Built as a direct competitor to the International Scout, the original Ford Bronco was initially offered in three cab types: a wagon, a pickup (discontinued after 1972), and an open model with cut-out filler panels instead of doors, to come off something as a big CJ-5. The four-wheel-drive Bronco earned a loyal following from new. Interest increased in the central plains states and the American west, while they also disappeared rapidly from the northern states, being a good platform for a small snowplow and the perfect get-around vehicle in the winter.
Engine choices were limited to a 170-cid inline six-cylinder and a 289-cid V-8 during the model’s first year of production, and a 302-cid appeared in 1969. Otherwise, minimal changes to functionality or cosmetics were made during the truck’s 12-year run.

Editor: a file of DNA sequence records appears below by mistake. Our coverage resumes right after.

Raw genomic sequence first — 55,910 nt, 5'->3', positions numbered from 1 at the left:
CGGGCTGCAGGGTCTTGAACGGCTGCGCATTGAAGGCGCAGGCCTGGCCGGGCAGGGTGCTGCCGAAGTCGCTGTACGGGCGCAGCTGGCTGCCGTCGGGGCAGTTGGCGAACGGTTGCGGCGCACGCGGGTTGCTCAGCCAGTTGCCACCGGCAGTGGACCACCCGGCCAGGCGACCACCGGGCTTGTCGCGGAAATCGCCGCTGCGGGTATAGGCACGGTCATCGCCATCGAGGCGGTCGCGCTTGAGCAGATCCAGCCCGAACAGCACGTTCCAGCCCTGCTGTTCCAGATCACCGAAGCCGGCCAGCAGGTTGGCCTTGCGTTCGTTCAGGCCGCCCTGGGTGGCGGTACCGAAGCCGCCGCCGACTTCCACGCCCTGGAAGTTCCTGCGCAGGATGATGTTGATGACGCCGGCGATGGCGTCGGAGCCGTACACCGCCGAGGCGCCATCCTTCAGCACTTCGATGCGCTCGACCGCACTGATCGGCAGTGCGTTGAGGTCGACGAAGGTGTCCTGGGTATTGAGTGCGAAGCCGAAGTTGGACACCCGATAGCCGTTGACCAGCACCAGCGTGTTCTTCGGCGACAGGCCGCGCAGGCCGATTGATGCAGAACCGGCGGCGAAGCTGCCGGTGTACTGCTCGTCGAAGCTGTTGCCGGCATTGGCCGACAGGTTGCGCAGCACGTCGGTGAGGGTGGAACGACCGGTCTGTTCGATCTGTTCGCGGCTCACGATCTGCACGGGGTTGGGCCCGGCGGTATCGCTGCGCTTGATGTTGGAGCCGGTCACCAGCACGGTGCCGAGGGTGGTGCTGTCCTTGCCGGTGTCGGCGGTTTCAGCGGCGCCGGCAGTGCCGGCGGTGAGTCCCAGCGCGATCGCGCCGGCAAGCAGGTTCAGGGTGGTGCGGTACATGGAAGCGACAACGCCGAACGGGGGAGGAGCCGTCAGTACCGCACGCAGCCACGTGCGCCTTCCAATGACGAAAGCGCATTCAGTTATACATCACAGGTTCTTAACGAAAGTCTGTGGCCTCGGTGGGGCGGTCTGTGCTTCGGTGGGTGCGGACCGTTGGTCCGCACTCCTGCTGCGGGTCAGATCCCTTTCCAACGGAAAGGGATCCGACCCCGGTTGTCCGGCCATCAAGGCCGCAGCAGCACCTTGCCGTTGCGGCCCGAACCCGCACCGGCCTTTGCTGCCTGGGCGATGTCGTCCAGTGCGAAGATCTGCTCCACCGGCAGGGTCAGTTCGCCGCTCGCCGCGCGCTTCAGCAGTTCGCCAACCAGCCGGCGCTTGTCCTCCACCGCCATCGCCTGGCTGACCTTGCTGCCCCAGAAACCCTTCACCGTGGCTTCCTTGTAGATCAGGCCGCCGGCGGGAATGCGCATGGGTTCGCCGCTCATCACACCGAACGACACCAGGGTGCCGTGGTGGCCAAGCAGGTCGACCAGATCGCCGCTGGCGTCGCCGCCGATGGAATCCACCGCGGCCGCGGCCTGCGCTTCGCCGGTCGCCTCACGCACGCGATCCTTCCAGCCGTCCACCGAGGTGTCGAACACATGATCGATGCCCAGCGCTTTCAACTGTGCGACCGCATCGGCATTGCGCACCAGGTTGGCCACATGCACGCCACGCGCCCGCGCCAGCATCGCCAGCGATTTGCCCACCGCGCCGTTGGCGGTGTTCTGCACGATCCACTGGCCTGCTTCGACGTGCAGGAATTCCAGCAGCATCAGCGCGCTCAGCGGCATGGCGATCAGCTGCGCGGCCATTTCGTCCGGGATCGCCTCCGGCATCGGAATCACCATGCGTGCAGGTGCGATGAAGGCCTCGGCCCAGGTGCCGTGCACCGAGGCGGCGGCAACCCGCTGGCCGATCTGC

Though popular, the Bronco didn’t have wide-spread utility or mass appeal and production figures weren’t as high as survivorship might lead one to believe. Although the open Broncos are the rarest, they aren’t collectors’ top choice since they are fair weather friends. Instead, the wagons are the most prized.
The aftermarket began catering to the Bronco in earnest in the early 1980s, going so far as production of replacement body tubs in fiberglass, and a Bronco is now all but a “credit card restoration.” Authentic and modified frame components, authentic steel bodies, tops, interiors, and drivelines are all a phone call or mouse click away.
Today the Bronco’s legacy is as one of the progenitors of the compact SUV craze that hit in full force in the 1990s and later. And while many models are more capable off road, few can do it with such style.